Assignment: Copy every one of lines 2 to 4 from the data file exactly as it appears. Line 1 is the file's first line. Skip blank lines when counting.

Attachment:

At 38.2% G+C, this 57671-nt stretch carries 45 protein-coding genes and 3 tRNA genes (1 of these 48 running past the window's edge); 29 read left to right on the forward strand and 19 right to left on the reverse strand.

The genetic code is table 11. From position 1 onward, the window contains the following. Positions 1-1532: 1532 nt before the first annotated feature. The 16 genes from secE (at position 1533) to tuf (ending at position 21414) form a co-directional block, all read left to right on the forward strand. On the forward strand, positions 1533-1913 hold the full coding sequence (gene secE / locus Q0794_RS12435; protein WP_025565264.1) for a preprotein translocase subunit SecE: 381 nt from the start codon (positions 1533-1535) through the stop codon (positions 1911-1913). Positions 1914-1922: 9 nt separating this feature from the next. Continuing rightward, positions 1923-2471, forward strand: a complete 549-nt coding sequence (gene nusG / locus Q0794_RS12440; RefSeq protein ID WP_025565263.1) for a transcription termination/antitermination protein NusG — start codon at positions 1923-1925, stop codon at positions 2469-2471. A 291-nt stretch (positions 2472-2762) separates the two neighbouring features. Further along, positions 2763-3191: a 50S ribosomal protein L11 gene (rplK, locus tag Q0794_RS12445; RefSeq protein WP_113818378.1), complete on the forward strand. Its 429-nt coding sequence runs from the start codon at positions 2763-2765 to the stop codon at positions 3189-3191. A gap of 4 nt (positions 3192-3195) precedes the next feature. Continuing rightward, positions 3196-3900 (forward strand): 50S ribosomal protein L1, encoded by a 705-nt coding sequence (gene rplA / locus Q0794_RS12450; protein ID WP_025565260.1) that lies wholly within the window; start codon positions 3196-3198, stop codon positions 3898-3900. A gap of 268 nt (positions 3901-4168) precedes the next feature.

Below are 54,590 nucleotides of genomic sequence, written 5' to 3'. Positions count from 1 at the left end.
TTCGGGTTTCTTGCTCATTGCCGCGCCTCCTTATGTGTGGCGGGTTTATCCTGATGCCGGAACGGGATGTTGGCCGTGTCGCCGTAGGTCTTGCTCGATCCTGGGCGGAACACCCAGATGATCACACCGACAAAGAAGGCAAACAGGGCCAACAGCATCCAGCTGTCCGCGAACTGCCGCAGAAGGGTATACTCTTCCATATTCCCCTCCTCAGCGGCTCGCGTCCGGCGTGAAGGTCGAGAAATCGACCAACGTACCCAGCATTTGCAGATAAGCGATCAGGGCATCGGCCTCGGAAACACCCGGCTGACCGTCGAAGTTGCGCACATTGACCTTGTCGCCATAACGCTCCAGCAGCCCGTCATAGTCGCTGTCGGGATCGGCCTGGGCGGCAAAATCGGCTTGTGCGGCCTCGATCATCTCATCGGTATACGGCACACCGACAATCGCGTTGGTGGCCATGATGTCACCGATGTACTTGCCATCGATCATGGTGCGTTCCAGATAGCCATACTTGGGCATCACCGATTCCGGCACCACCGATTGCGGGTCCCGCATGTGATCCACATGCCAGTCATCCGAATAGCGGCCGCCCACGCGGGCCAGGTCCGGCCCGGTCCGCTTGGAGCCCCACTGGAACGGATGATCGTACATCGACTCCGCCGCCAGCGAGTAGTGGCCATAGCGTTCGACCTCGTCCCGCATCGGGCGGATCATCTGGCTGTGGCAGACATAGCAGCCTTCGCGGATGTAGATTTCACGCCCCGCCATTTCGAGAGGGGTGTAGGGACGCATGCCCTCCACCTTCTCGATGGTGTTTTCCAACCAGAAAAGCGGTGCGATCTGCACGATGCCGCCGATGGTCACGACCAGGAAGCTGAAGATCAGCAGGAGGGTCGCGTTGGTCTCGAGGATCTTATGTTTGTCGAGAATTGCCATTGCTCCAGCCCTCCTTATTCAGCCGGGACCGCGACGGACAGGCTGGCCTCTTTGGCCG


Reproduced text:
The genetic code is table 11. From position 1 onward, the window contains the following. Positions 1-1532: 1532 nt before the first annotated feature. The 16 genes from secE (at position 1533) to tuf (ending at position 21414) form a co-directional block, all read left to right on the forward strand. On the forward strand, positions 1533-1913 hold the full coding sequence (gene secE / locus Q0794_RS12435; protein WP_025565264.1) for a preprotein translocase subunit SecE: 381 nt from the start codon (positions 1533-1535) through the stop codon (positions 1911-1913). Positions 1914-1922: 9 nt separating this feature from the next. Continuing rightward, positions 1923-2471, forward strand: a complete 549-nt coding sequence (gene nusG / locus Q0794_RS12440; RefSeq protein ID WP_025565263.1) for a transcription termination/antitermination protein NusG — start codon at positions 1923-1925, stop codon at positions 2469-2471. A 291-nt stretch (positions 2472-2762) separates the two neighbouring features. Further along, positions 2763-3191: a 50S ribosomal protein L11 gene (rplK, locus tag Q0794_RS12445; RefSeq protein WP_113818378.1), complete on the forward strand. Its 429-nt coding sequence runs from the start codon at positions 2763-2765 to the stop codon at positions 3189-3191. A gap of 4 nt (positions 3192-3195) precedes the next feature. Continuing rightward, positions 3196-3900 (forward strand): 50S ribosomal protein L1, encoded by a 705-nt coding sequence (gene rplA / locus Q0794_RS12450; protein ID WP_025565260.1) that lies wholly within the window; start codon positions 3196-3198, stop codon positions 3898-3900. A gap of 268 nt (positions 3901-4168) precedes the next feature.

Below are 54,590 nucleotides of genomic sequence, written 5' to 3'. Positions count from 1 at the left end.
TTCGGGTTTCTTGCTCATTGCCGCGCCTCCTTATGTGTGGCGGGTTTATCCTGATGCCGGAACGGGATGTTGGCCGTGTCGCCGTAGGTCTTGCTCGATCCTGGGCGGAACACCCAGATGATCACACCGACAAAGAAGGCAAACAGGGCCAACAGCATCCAGCTGTCCGCGAACTGCCGCAGAAGGGTATACTCTTCCATATTCCCCTCCTCAGCGGCTCGCGTCCGGCGTGAAGGTCGAGAAATCGACCAACGTACCCAGCATTTGCAGATAAGCGATCAGGGCATCGGCCTCGGAAACACCCGGCTGACCGTCGAAGTTGCGCACATTGACCTTGTCGCCATAACGCTCCAGCAGCCCGTCATAGTCGCTGTCGGGATCGGCCTGGGCGGCAAAATCGGCTTGTGCGGCCTCGATCATCTCATCGGTATACGGCACACCGACAATCGCGTTGGTGGCCATGATGTCACCGATGTACTTGCCATCGATCATGGTGCGTTCCAGATAGCCATACTTGGGCATCACCGATTCCGGCACCACCGATTGCGGGTCCCGCATGTGATCCACATGCCAGTCATCCGAATAGCGGCCGCCCACGCGGGCCAGGTCCGGCCCGGTCCGCTTGGAGCCCCACTGGAACGGATGATCGTACATCGACTCCGCCGCCAGCGAGTAGTGGCCATAGCGTTCGACCTCGTCCCGCATCGGGCGGATCATCTGGCTGTGGCAGACATAGCAGCCTTCGCGGATGTAGATTTCACGCCCCGCCATTTCGAGAGGGGTGTAGGGACGCATGCCCTCCACCTTCTCGATGGTGTTTTCCAACCAGAAAAGCGGTGCGATCTGCACGATGCCGCCGATGGTCACGACCAGGAAGCTGAAGATCAGCAGGAGGGTCGCGTTGGTCTCGAGGATCTTATGTTTGTCGAGAATTGCCATTGCTCCAGCCCTCCTTATTCAGCCGGGACCGCGACGGACAGGCTGGCCTCTTTGGCCG